We pass out in the afternoon and awake to fiery speeches, and after midnight we hear live music and the din of the receptive crowd before they head to bed in their tents and under their tarps. They have been living in the city center, many with their families, for the last three weeks.
This strike is by far the longest and most aggressive that I have ever seen with my own eyes. The governor, Ulises Ruiz Ortiz (or URO, as he is often called here), is vilified in placards and posters across town as a fascist, and many want him out of Oaxaca. The artwork depicting Ruiz Ortiz and President Fox varies from bitingly humorous to downright hostile; you get the idea that many people are prepared to do more than simply strike if things don’t change soon. You see it in the pictures showing Ruiz Ortiz in the crosshairs of a sniper rifle, getting the shit squeezed out of his bowels, or being beheaded. This strike is also as much about corruption as it is about educational policy: the people whom we have spoken with all note that educational funding, whatever its amount, rarely reaches its destinations here.
We have just arrived from the coast of Oaxaca province; it is around two in the afternoon. From the moment we set foot from the bus station, Oaxaca, now eerily quiet and suffocating with thick, hot and dirty air, seems an alien city, unlike anything we saw and experienced in the first few days we spent there. The number of people around the normally packed market stalls by the bus station has been reduced drastically, and as we approach the city center, almost every business is locked up with metal gates and doors. The only activity, it seems, consists of various people loading poles, tarps, and other equipment onto buses and trucks. There is a smell in the air of burnt plastic, and as we come closer, we find smoke winding through the air in several parts of the city, along with… barricades? Buses sprayed with anti-URO slogans, as well as toppled portable bathrooms, pickup trucks, and piles of burning garbage are everywhere, blocking off street intersections, behind which teacher and citizens mill.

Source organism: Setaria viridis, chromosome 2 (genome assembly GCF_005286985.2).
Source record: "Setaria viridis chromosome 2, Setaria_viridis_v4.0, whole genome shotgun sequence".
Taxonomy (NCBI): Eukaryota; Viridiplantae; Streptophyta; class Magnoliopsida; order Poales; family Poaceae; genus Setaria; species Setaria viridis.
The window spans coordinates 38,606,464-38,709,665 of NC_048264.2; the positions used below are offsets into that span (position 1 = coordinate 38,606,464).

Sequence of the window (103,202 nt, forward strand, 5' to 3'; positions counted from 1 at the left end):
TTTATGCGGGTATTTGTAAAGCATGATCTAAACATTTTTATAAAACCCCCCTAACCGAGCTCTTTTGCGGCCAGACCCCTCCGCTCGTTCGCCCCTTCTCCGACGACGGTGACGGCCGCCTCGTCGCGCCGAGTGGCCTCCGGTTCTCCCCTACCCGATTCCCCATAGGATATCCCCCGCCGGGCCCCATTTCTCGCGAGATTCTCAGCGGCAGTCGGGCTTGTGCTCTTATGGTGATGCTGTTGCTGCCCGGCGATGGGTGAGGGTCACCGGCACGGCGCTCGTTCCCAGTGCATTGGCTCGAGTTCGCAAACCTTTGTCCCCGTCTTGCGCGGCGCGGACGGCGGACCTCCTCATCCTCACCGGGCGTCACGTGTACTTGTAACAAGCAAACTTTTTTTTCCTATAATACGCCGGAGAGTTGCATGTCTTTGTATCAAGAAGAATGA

Near one of the buses, we see a mass of men and some women, carrying everything from metal poles to machetes. Some wear red bandanas across the lower half of their faces. At the right rear tire of the bus, we see a handful of glass soda bottles filled with sand and liquid, their necks stuffed with rags. We see an old man standing at the corner, a metal pole on his hand and a distant look on his face, and ask him what happened.
At four in the morning, the state security forces came in and forced out the teachers from the city center. They dismantled everything, threw out the teachers… they burnt the tents and shot (tear) gas.
[He goes on to say how it was an attack on the city itself, in that many civilians not involved with the strike were injured and the historic city center was severely damaged].
Was there violence?
There was violence. Adults and children were killed.
Now there are teachers coming from different states to reinforce the teachers here.
Were there negotiations with the teachers?
There were no negotiations before the attack.
[We asked him if there had been negotiations at all, to which he responded yes, in the weeks leading up to the attack there had been negotiations with the state]
When there were negotiations, what were the teachers demanding?
[Resolidificación of Group 2 and Group 3, no idea what he was referring to]… an increase in salary, more funds for the construction of schools and repair and improvement of existing schools… the teachers were in negotiation with the government with respect to these issues, but the government simply stopped negotiating. Not only that, but they also tried to push privatization.
Is there anything that you want the world or the mainstream press to know about what has happened here?
Come and see what is happening here. Come and see so that people realize what is going on >>> Photos & newspaper clips